Tell Your Story

Tell Your Story

Each year thousands of folks descend on the tiny town of Jonesborough, Tennessee, for the National Storytelling Festival. Tucked in these southern Appalachian hills, the International Storytelling Center hosts storytellers and attendees from throughout the country for exciting performances.

What New Orleans is to jazz… Jonesborough is to storytelling.
 Los Angeles Times

Watching this unfold for many years now, I’m seeing how the crowds gather, yes, for the exceptional story-telling, but I believe for more than that. More as in the exponential healing power that story holds.

There’s just something about story that somehow makes our lives better, easier to live.

As writers, we understand this, how the greatest stories of all time evolve from a raging internal conflict. As writers, we can also use this. I don’t mean “use” as in “cheapen,” I mean “use” as in put to good use, aligning with God’s purpose.

We live in a self-aware generation that craves authenticity and real connections with writers who are willing to share raw and real, willing to share the story of overcoming, yes, but also the backstory. Today’s generation wants real hope, seeded in Truth, from folks who have been there.

We can use our stories to make a difference.

I’m passionate about this, believing we’re part of a selfishly divine design. Our stories hold the potential to unlock hardened {or even hopeless} hearts, our personal experiences serving as a point of reference for others in similar places.

Consider the Israelites—an intimidating Jordan River standing between them and God’s future, the imposing waters (seemingly) blocking God’s promise. Remember how God successfully led Joshua and his people through those waters? We know this story because God called them to establish a memorial. He had them return to the trouble-spot {that very place they thought they would never endure} to gather twelve stones to mark the occasion of His divine deliverance. These twelve stones served as an invitation for a future generation {including us}.

“In the future, when you are asked, ‘what does this mean?’ God said, “tell them the story (Joshua 4).”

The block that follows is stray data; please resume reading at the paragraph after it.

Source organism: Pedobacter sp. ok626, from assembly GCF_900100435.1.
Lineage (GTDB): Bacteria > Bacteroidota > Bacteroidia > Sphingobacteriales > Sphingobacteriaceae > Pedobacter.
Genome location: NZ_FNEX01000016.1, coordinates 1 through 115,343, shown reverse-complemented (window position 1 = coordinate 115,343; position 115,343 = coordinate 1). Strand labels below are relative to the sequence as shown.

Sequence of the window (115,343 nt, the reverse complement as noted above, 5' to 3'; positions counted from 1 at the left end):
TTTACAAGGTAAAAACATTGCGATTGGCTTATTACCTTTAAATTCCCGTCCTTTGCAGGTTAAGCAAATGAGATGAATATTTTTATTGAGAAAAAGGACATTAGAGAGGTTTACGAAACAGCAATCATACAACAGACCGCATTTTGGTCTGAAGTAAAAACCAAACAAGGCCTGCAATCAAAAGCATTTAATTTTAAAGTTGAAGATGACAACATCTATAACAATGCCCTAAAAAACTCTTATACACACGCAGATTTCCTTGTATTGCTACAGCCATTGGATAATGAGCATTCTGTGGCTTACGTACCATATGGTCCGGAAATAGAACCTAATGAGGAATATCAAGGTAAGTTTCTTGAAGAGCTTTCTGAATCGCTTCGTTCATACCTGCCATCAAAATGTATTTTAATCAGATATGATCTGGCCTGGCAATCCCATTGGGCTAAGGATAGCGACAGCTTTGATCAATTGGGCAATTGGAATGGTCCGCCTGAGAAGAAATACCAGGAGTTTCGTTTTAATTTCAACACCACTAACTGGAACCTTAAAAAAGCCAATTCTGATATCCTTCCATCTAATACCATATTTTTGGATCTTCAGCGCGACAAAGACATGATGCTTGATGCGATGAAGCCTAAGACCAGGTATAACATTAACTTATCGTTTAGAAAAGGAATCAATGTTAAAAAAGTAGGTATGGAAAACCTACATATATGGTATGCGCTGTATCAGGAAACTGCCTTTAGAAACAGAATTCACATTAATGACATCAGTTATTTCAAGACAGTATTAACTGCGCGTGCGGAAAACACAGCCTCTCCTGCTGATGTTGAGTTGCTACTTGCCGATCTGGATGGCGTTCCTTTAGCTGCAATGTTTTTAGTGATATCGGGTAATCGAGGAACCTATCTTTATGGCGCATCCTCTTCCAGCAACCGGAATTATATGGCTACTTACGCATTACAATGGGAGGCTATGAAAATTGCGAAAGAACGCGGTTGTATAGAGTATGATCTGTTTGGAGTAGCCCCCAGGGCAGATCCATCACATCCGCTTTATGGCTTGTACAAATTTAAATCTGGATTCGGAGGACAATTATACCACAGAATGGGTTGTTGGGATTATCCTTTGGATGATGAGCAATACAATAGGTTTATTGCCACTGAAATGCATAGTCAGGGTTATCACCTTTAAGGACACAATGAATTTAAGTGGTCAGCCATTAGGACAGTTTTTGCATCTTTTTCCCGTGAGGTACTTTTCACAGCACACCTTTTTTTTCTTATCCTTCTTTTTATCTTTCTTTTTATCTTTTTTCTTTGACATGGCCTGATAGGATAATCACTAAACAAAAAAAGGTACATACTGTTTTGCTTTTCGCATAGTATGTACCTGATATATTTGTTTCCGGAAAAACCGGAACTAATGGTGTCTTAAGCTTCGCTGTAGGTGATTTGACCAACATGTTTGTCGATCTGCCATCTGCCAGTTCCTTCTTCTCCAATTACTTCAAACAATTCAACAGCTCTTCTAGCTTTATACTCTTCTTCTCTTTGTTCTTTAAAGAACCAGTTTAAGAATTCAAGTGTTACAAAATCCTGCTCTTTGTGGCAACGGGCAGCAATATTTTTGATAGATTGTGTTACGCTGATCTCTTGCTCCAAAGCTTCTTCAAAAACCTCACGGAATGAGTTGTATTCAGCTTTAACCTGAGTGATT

He meant the whole story. The storyteller was required to be careful and exact. To share the intricate details and not change one single word. The Israelites story of deliverance began in back-breaking bondage as slaves to the Egyptians. The oppression was as much a part of their story as the victory, the pain as important as the healing, and God wanted their children, and their children’s children, and all future generations to know that.

Will we do this, ground our legacies through the power of authentic story?

Oh, that our epitaph would read what was said of King David. “David served God’s purpose in his own generation, then he died (Acts 13:36 ESV).” Yes, God has a purpose. And I pray that by the time I arrive at my grave I’ve lived out mine, that you will have lived out yours, and the same can be written about us.

Everyone has a story. It’s time to tell yours.

Deeper Still: Do you ever feel stuck in the “in-between”? This stalled out place somewhere between the joy of using your story to make a difference and the daily to-do’s of parenting, a busy career, or even a fear of failure? What is one step you can take today to move you closer to using your story?

(Photo: Shanyn Silinski)

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12 thoughts on “Tell Your Story

  1. Well said, Jo Ann. Telling ALL of the story can be a real challenge, but I think it’s the only way we can truly get inside the experience and learn from it.

  2. The Lord used story so beautifully didn’t He. Yet we can easily separate Him from our own. Inviting Him into our story is a great next step. Telling our story not only displays His glory. It honors the writer. This is what I take away from your gift of words this morning. This is what can propel me to take the next step, and the next after that.

  3. I did, I took one further step today. I shared {in a safe place} the one thing I haven’t been able to share in a long time because of being silenced and fear of rejection. After sharing, I had a long conversation with God asking Him what I should do next with opening that part of my heart and soul. He has yet to completely answer, however, I have a new found confidence that someday, someway He will shine light on this part of my journey and bless it so that others may find comfort {in their own stories} from my telling and glorifying God in the process. Because that is my ultimate goal, to glorify God in the telling my story and allowing others to see the person I am today {the person He always meant for me to be} because He has healed me and set me free.

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